For the many thousands who are interested, both Part 1 and Part 2 of an article I co-authored with Alex Andrason have been published by JNSL and are available for download. In this two-parter we take a look at the Biblical Hebrew lexeme בלי and explore its fascinating grammatical evolution. Although only appearing 59 times in the Hebrew Bible, we get glimpses of multiple stages of its grammatical life: beginning as a noun and ending as a verbal negator, with preposition, semi-conjunction, conjunction, and negative affix in between. It really is remarkable that such a full story of grammaticalization could be told in such a sparse number of occurrences. But the data doesn't lie (and we try not to.). ;)
A final closing comment concerns the label we use to describe this vast array of potential uses of בלי. Instead of referring to this potential as polysemy, we use the term heterosemy. Don't worry, I hadn't heard this term before Alex introduced me to it when we started writing these articles. While polysemy is traditionally used to describe a lexeme that has multiple (more semantic) meanings, heterosemy is used to describe a lexeme that has multiple (more grammatical) functions. So, for instance, "google" is heterosemous in the sense that it can be used as a noun ("Google owns everything") or as a verb ("Just google it"). While "sharp" is polysemous in the sense that it can mean keen or pointy. To be clear, most lexemes can't be discussed from only one of these two angles (thank you, grammaticalization). Many share both a semantic (polysemy) and functional (heterosemy) potential. In addition to meaning different things, "sharp" can be used as both an adjective and an adverb. In our article, we just chose to focus on heterosemy, since this perspective was much more interesting as בלי unashamedly boasted a full spectrum of the grammaticalization process.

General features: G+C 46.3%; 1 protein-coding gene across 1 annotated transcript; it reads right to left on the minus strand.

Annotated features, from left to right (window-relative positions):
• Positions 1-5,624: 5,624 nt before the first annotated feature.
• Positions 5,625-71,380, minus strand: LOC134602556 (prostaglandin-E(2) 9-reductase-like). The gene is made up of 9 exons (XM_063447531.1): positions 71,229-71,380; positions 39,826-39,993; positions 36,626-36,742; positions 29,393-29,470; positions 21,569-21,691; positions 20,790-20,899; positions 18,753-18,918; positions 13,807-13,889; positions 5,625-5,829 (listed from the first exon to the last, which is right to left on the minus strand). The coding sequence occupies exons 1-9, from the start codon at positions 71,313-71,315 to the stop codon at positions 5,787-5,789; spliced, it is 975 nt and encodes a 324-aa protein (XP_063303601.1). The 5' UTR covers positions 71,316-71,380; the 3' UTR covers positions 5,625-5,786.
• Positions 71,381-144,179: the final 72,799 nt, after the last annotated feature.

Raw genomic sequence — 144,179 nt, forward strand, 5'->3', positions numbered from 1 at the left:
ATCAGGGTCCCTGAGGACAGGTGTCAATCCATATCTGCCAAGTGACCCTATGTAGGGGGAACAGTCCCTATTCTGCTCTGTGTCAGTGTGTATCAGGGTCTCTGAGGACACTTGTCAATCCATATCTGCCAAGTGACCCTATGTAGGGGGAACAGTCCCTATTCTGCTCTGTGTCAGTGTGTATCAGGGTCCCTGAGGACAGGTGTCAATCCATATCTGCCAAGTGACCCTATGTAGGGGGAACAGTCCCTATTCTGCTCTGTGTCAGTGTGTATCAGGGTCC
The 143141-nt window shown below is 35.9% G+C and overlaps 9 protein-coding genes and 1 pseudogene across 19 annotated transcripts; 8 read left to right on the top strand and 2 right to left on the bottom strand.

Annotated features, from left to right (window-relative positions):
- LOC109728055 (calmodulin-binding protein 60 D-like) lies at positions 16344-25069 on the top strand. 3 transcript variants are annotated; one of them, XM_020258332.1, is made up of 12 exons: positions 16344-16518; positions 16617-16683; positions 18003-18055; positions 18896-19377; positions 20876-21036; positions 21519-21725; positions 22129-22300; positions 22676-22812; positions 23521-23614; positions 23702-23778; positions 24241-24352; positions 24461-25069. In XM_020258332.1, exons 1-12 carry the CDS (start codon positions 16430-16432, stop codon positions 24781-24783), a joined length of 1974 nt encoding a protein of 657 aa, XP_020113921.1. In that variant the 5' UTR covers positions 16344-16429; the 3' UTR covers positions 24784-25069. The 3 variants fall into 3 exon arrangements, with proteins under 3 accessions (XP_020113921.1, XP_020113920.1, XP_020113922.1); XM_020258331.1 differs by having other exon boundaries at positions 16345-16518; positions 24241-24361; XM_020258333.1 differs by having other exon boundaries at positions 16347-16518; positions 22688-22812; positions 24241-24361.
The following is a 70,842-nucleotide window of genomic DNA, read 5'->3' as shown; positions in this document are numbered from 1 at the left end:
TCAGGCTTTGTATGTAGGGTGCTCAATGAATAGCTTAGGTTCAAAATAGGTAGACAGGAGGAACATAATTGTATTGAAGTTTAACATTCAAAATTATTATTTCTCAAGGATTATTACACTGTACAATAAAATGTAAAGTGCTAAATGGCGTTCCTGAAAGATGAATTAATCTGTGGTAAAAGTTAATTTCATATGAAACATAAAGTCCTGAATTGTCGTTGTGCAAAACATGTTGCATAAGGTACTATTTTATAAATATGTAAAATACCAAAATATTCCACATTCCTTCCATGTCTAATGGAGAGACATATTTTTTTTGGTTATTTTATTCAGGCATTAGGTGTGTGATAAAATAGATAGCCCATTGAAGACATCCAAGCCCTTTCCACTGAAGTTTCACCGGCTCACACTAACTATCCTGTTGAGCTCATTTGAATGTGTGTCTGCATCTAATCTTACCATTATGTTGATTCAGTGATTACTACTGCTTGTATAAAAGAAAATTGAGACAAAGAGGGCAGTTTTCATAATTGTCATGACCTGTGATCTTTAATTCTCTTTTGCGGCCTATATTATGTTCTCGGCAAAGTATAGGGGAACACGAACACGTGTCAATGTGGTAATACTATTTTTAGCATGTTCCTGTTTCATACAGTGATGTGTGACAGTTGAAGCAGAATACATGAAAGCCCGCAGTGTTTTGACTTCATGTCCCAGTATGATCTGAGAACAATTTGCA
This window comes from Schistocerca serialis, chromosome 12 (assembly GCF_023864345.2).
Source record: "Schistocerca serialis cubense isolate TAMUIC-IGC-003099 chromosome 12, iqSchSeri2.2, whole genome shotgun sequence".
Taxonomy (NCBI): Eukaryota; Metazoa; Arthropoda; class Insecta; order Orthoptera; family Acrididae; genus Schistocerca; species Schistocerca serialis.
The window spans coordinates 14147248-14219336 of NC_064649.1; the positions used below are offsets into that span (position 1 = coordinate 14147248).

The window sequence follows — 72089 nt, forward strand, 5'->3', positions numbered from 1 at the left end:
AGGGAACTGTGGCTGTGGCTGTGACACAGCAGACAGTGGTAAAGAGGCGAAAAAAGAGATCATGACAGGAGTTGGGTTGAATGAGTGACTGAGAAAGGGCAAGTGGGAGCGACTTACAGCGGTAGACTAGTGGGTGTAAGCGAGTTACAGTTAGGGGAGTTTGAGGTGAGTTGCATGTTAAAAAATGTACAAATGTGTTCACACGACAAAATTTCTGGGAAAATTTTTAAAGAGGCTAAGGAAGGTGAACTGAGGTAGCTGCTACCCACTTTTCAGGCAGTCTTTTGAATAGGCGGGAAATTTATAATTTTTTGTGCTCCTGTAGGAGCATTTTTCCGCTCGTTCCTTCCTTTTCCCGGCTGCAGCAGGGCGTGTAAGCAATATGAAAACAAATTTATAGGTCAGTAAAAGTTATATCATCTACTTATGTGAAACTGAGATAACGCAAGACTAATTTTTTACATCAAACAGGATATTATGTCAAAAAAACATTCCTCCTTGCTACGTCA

If you have any questions about the article, don't hesitate to ask in the comments section below. Enjoy!(?)